How to Teach Your Child to Read With Zoo Phonics and Have Fun Doing It
What Is Zoo-phonics and How Can It Turn Your Child Into a Reader?
As a parent and teacher, I've used Zoo-phonics to help hundreds of children become readers. Unlike other programs that are dry and boring, Zoo-Phonics is fast, fun, and playful—mixing music, movement, and games to teach the sounds that letters make. Because Zoo-Phonics is a developmentally appropriate program, it lets kids be kids—capitalizing on their natural inclination to contort their bodies, act silly, and use their imaginations. It's a kinesthetic approach to teaching letter sounds that moms and dads can easily do with their youngsters—getting exercise and having fun. It's based on the motto: "When the body moves, the brain remembers!" Both parents and children have a blast, pretending they're animals and making "signals" with their bodies.
Who are kinesthetic learners?
Many young children are kinesthetic learners, meaning they learn best by doing. They understand new information more efficiently when it's paired with physical motion. These children are active learners who get little or no benefit from sitting at desks and listening to a teacher.
Once Your Child Learn the Signals and Sounds, She's on Her Way to Becoming a Reader
Zoo-phonics Works for all Students: Gifted, Special Needs, and English Language Learners
Zoo-phonics is a well-rounded program for the homeschooling parent or a perfect supplement for the mom or dad who wants to enhance their youngster's classroom learning. It's effective with typically developing kids, gifted students, English Language Learners, and those with special needs such as Down's Syndrome, autism, and dyslexia. Best of all, it worksturning young children into happy, confident readers with a strong foundation in phonological awareness.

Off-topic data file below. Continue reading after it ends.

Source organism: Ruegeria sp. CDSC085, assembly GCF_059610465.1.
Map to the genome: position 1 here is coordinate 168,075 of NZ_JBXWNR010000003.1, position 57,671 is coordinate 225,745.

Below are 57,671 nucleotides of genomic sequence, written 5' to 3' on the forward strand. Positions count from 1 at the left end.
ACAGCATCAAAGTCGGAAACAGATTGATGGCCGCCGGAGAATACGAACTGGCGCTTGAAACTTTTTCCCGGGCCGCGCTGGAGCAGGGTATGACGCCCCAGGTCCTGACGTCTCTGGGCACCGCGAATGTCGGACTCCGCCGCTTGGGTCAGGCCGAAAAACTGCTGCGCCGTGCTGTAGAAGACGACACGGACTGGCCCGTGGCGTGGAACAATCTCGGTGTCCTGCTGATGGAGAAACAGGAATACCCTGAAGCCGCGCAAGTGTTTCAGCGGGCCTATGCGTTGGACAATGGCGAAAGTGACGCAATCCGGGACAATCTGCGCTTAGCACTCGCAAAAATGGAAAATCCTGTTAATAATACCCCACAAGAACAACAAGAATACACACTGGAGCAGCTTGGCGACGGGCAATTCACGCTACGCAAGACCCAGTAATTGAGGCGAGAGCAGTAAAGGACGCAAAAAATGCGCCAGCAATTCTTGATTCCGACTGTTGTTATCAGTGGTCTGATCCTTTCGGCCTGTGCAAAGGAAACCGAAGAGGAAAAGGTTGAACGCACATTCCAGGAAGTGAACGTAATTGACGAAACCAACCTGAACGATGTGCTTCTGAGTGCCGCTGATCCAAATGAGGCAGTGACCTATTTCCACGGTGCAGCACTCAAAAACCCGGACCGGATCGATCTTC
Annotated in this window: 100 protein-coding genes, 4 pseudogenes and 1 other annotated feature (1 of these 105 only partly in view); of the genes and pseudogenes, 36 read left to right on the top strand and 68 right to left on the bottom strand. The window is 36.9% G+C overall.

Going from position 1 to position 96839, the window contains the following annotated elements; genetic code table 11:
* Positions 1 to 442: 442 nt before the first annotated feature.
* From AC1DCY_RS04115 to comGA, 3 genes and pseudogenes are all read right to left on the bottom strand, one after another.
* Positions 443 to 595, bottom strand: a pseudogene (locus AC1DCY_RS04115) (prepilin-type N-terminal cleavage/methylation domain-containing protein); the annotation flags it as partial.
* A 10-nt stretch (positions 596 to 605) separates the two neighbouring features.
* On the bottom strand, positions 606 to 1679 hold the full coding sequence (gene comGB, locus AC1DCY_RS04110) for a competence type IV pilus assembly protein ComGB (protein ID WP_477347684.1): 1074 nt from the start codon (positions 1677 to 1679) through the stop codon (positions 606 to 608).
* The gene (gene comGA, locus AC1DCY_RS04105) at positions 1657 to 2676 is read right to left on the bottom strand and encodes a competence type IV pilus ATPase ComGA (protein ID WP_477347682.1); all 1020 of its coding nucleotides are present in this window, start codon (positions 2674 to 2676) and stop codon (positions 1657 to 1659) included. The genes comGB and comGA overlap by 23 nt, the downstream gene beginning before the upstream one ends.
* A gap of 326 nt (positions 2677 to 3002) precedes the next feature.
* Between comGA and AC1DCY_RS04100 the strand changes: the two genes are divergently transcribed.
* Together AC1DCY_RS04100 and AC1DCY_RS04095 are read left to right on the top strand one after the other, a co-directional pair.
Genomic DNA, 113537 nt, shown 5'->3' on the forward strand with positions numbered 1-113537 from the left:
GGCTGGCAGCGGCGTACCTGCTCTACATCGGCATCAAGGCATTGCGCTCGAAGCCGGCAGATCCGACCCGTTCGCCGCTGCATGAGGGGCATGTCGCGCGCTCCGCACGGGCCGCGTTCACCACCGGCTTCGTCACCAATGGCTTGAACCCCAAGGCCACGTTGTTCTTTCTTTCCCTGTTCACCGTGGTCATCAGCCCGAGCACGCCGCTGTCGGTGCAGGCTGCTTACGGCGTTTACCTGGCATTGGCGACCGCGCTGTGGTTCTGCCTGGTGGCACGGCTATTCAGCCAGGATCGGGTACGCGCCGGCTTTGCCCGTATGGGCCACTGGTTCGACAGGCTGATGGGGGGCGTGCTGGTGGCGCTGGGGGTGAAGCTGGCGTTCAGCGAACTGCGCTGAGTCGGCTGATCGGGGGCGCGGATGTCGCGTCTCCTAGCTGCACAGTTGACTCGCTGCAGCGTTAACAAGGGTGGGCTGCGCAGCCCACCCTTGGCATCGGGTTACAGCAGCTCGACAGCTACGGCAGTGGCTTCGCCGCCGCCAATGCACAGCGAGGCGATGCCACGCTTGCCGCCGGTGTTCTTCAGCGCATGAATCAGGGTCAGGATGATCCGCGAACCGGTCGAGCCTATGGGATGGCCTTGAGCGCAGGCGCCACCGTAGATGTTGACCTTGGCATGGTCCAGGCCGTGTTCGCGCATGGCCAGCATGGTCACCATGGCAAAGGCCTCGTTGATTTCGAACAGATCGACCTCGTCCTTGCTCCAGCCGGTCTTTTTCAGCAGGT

Teaching Your Child to Read: Phonological Awareness vs. Whole Language
Those of us who are middle-aged may remember phonics with dread—those tedious drill-and-kill worksheets with instructions such as: Color the picture that makes the hard “c” sound and circle the object that ends with the “sh” sound. The irony is we did these while sitting quietly at our desks while the very essence of phonological awareness is auditory. We never heard the sounds that letters and combination of letters make so it's no wonder some of us struggled to read.
But the generation after us had it even worse because they received little or no phonological awareness at all. When they were in school, Whole Language instruction was the rage with its emphasis on reading quality literature, connecting reading and writing, and reading for meaning. Many experts in education touted Whole Language as a panacea. Phonological awareness got pushed aside, regarded as old-fashioned and unnecessary.
Thus, an entire generation of youngsters grew up without receiving adequate decoding skills. While most students learn to read without an explicit education in phonological awareness, it's estimated that a whopping 30% need systematic instruction or they'll struggle to sound out words. They'll read haltingly with little comprehension.
Zoo-phonics: the Complete Package
It was during the height of Whole Language's popularity that I returned to college for a multiple subject credential. During that time, I never received any instruction on how to teach phonological awareness nor did I have any mentor teachers who showed me how they taught it in their classrooms. Thus, I started teaching kindergarten with a big hole in my repertoire. When some of my students weren't “picking up” reading naturally like the Whole Language advocates promised they would, I was frustrated and confused.
Educators learned a lot from those decades that pitted phonological awareness against Whole Language. Now it's widely agreed upon that the two must exist in partnership. In 2000 the National Reading Panel stated there are five essential components of an effective reading program: phonological awareness, phonics, reading fluency, vocabulary development, and reading comprehension. Zoo-phonics successfully combines all of those.
What is decoding?
Decoding refers to the process of translating print into speech. It's the foundation for early reading because it's needed to build fluency, vocabulary, and comprehension. According to research, teachers should present decoding skills in an explicit, systematic way to improve the reading skills of their students.
Zoo-phonics to the Rescue